FDA to revisit definition of “healthy” on food labels.
- FDA regulations prescribe qualifying criteria for foods to bear the claim that they are “healthy” (including related terms) (21 CFR 101.65(d)). Among other factors, a “healthy” food generally must contain 3 grams or less of total fat per serving and 1 gram or less of saturated fat per serving. (Fish and meat are required to contain 5 grams or less of total fat per serving and 2 grams or less of saturated fat per serving). As covered on this blog last December, FDA received a Citizen Petition requesting that the Agency revisit the definition of “healthy” — which has not changed since 1994 — to take into account present-day scientific understanding about the health benefits of many nutrient-dense foods.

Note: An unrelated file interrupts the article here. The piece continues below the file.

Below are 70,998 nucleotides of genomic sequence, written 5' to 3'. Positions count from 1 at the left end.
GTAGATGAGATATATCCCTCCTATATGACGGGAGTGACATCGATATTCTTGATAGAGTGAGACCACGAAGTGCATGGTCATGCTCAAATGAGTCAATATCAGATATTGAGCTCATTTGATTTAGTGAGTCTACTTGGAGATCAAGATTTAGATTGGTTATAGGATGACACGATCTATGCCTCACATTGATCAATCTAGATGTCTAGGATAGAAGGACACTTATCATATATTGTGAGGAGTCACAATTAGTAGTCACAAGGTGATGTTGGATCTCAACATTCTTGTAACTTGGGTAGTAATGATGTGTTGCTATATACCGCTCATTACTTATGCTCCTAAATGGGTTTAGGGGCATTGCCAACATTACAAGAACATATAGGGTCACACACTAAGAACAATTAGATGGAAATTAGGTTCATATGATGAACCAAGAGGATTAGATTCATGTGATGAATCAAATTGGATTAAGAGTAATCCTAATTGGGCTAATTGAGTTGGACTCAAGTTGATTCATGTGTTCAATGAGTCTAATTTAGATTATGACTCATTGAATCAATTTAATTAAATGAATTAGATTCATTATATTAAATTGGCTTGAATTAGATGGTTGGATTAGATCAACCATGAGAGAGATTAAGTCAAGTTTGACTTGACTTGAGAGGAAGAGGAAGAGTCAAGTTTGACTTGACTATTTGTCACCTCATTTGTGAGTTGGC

- According to media reports, FDA is planning to “reevaluate the regulations concerning nutrient content claims, generally, including the term, ‘healthy,’ in light of evolving research.” As part of this effort, FDA reportedly plans to solicit stakeholder comments “in the near future” regarding what “healthy” should mean on food labels.
- If FDA takes the same approach that it appears to be taking in the “natural” claim arena, then the next step will be a request for comments to help inform and initiate the formal rulemaking process. However FDA ultimately decides to proceed, we anticipate that it will take several years at a minimum before any official change to the nutrient content claim criteria can become effective.